Acts of violence and protests resisting racial integration were features in many American communities in the 1950s and 60s. A tiny town in the coalfields of South Central West Virginia appears to have been a notable exception.

West Virginia Morning
West Virginia Public Broadcasting

On this West Virginia Morning, all 55 West Virginia county school systems were closed yesterday and continue to be closed today, because of a two-day work stoppage over teacher salaries and Public Employee Insurance Agency costs. Reporter Dave Mistich breaks all the issues down for us.

West Virginia's public schools were closed Thursday, as teachers across the state walked out and protested for better pay and benefits from state lawmakers.

Gov. Jim Justice signed a bill Wednesday to give teachers a 2 percent pay raise starting in July, and an additional 1 percent pay increase in 2020 and 2021.

Kristian Thacker

The West Virginia House of Delegates has approved a plan to use part of yearly budget surpluses to help fund public employee health insurance.

The bill comes as thousands of teachers, school service personnel and other public employees took to the Capitol Thursday, Feb. 22, to rally lawmakers for better pay and an overhaul of their insurance plan. Schools in all 55 of West Virginia’s counties were closed Thursday because of the work stoppage. A second day of walkouts is planned for Friday.

Nicole Erwin

In the wake of school shootings in Kentucky and Florida, a rash of copycat school threats throughout the Ohio Valley left law enforcement and school officials grappling with how to improve security. A school counseling expert says it’s useful to look at the potential school shootings that did not happen. His research focuses on how schools have successfully averted shooting incidents.

Culture of Dignity

On The Legislature Today, the looming statewide teacher work stoppage is scheduled for later this week, and there are several related issues before the Finance and Education Committees. Host Andrea Lannom chats with Del. Paul Espinosa, R-Jefferson, Chairman of the House Education Committee and member of the House Finance committee. Also joining the conversation is Del. Larry Rowe, D-Kanawha, member of both the House Education and Finance Committees.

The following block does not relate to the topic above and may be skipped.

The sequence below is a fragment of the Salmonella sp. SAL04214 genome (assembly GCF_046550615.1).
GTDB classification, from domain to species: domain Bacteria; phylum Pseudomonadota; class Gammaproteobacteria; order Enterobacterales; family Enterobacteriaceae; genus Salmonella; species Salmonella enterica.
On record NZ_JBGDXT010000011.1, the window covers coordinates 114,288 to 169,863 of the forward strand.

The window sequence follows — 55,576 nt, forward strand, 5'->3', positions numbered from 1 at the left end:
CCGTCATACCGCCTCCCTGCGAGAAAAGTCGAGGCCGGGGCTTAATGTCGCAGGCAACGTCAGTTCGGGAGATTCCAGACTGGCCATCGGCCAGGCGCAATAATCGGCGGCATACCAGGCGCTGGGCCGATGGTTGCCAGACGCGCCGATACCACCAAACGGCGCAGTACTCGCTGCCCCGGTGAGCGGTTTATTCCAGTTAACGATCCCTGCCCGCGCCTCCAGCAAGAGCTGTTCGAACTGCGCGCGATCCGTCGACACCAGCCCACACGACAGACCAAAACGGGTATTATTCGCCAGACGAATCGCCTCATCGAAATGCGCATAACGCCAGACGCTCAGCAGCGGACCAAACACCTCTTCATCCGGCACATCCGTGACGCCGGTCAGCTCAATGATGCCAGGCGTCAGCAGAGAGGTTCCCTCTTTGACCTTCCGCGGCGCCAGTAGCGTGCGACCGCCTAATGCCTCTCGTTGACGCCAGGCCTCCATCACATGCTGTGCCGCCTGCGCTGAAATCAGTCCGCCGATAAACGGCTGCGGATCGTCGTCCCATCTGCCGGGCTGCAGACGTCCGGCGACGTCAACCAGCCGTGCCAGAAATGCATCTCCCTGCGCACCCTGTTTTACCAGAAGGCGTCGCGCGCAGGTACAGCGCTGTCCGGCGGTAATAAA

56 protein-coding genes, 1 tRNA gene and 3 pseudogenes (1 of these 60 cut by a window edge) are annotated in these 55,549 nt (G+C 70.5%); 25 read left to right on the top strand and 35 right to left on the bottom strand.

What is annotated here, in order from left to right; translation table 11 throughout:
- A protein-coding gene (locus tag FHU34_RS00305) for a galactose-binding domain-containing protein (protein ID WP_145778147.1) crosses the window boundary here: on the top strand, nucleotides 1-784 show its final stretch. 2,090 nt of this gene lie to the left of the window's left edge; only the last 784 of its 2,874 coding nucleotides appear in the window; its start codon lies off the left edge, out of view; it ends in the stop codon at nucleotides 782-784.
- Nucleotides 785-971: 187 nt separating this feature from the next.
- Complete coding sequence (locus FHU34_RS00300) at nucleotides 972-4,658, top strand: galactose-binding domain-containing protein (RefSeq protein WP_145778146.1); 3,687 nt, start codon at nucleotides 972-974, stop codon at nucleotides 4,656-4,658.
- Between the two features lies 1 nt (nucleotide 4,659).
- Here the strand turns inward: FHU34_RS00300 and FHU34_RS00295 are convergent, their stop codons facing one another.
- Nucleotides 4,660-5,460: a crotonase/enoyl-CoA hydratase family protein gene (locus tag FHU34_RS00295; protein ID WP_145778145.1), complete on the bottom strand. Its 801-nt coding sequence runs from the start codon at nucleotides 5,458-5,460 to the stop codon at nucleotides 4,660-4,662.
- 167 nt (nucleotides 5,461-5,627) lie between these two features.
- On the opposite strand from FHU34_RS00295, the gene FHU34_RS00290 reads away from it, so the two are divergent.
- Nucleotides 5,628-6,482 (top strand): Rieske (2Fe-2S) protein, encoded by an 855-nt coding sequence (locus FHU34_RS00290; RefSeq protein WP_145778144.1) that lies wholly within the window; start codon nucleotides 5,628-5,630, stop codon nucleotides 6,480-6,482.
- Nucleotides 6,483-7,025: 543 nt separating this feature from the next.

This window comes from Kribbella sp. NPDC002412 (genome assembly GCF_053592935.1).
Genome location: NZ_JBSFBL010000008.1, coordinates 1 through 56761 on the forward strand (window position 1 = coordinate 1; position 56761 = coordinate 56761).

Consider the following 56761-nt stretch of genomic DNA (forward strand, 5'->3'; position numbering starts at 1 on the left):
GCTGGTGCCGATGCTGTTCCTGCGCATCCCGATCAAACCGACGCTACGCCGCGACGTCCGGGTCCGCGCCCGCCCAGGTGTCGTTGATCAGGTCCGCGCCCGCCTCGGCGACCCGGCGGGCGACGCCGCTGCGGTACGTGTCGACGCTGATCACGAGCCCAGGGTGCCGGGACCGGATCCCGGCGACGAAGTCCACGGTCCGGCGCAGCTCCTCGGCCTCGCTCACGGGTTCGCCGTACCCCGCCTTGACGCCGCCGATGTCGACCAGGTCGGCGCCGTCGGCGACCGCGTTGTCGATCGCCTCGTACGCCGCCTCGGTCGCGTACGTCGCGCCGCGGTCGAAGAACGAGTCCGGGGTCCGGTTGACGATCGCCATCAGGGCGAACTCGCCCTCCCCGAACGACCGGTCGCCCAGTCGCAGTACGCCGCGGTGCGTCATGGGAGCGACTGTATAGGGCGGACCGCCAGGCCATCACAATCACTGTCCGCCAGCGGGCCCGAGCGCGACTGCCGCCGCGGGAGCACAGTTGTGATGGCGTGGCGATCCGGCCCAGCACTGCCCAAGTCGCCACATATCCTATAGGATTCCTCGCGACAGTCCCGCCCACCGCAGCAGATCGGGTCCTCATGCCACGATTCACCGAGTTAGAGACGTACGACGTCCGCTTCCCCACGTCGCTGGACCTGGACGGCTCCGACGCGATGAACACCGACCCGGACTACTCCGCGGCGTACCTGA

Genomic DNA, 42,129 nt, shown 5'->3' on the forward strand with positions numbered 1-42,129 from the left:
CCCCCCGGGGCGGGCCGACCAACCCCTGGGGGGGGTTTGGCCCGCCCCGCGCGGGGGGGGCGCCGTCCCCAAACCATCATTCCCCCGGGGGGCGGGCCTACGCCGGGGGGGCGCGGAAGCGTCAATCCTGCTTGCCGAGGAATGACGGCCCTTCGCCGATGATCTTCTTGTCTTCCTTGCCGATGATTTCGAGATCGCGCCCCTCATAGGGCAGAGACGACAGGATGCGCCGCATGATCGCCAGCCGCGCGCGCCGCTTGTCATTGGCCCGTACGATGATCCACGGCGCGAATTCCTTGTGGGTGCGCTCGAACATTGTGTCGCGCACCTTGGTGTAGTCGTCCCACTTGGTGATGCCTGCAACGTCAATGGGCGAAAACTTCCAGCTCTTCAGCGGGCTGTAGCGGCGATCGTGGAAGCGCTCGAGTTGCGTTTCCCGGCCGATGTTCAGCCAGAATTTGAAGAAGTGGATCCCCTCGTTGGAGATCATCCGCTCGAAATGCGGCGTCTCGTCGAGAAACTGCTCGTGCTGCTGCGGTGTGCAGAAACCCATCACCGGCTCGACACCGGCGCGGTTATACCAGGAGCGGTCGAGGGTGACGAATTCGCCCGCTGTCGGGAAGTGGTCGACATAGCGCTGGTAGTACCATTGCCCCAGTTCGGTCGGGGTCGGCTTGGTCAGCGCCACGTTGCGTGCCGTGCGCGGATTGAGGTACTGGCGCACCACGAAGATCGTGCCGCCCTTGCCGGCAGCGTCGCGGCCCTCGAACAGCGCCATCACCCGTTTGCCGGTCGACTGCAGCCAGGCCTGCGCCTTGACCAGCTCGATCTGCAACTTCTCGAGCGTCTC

West Virginia Morning
West Virginia Public Broadcasting

On today's West Virginia Morning, a statewide walkout has been announced for teachers and other state employees for Thursday and Friday this week. As Liz McCormick reports, the announcement was made during Saturday's rally at the state Capitol, in Charleston.

Concord University's Marsh Hall Bell Tower.
Christopher Ziemnowicz / CZmarlin / wikimedia Commons

A recent report ranks one university in West Virginia among the top 50 public colleges where undergrads receive the most scholarship aid.

According to a study released by The Student Loan Report, a limited liability private company, Concord is ranked 49th out of 250 public college of universities.

West Virginia Morning
West Virginia Public Broadcasting

On this West Virginia Morning, The West Virginia House of Delegates passed a salary increase for teachers, school service personnel and state troopers Tuesday. The passage of the bill comes as two of the state’s teacher unions have threatened to strike amid growing frustrations over salaries, problems with the state’s insurance provider and teacher vacancies. Dave Mistich has the story.

On The Legislature Today, hundreds of teachers rallied at the Capitol. Teachers from selected counties staged walk-in's and walk-outs, and Governor Jim Justice cancelled a scheduled press conference where it was planned he would talk about education issues. Host Andrea Lannom chats with fellow statehouse reporters Brad McElhinny of West Virginia MetroNews and Ryan Quinn of the Charleston Gazette-Mail in another reporter roundtable.

Gloria Triplett, a reading specialist at East Chapmanville Elementary School, holds signs Friday, Feb. 2, 2018, during a teacher rally at the West Virginia Capitol in Charleston, W.Va.
John Raby / Associated Press

Before a gallery packed with teachers, West Virginia's Senate approved a bill Friday to give them annual pay raises of 1 percent over a four-year period, a move that both teachers and many senators said wasn't enough.

The bill passed on a 33-0 vote after a lengthy discussion. One senator was absent.

West Virginia Morning
West Virginia Public Broadcasting

On this West Virginia Morning, during the course of the past week, teacher rallies have sprung up around the state, as the West Virginia Education Association and the American Federation for Teachers continue discussions with members about possible strikes or walkouts.

Will Price / West Virginia Legislative Photography

Over the course of the week, teacher rallies have sprung up around the state, as the West Virginia Education Association and the state chapter of the American Federation for Teachers continue discussions with members about possible strikes or walkouts. While increases to PEIA premiums and deductibles are some elements feeding those talks, teacher pay has been another flash point.

In Wake Of School Shooting, A Look At How Kids Get Guns

Jan 25, 2018
Heather Adams and Gloria Hollifield waiting to pick up their children after the shooting.  There is another parallel to the Marshall County High shooting.
Nicole Erwin / Ohio Valley ReSource

Heather Adams sat in a line of cars along Kentucky Route 95, cars filled with parents who had just received the call no parent wants to get: A shooting at her child’s school, Marshall County High in Benton, Kentucky. Two 15-year-old students were killed and another 18 injured.  


On The Legislature Today, education bills are making their way through committees. Host Andrea Lannom asks House Education Chairman Del. Paul Espinosa to outline some of that legislation as well as touch on issues that might come up at the statehouse this year.

Electron / Wikimedia Commons

The West Virginia Board of Education has agreed to reduce the credits required to graduate from the state's high schools from 24 to 22, allowing two fewer elective classes.

The Charleston Gazette-Mail reports that change will apply in the next school year.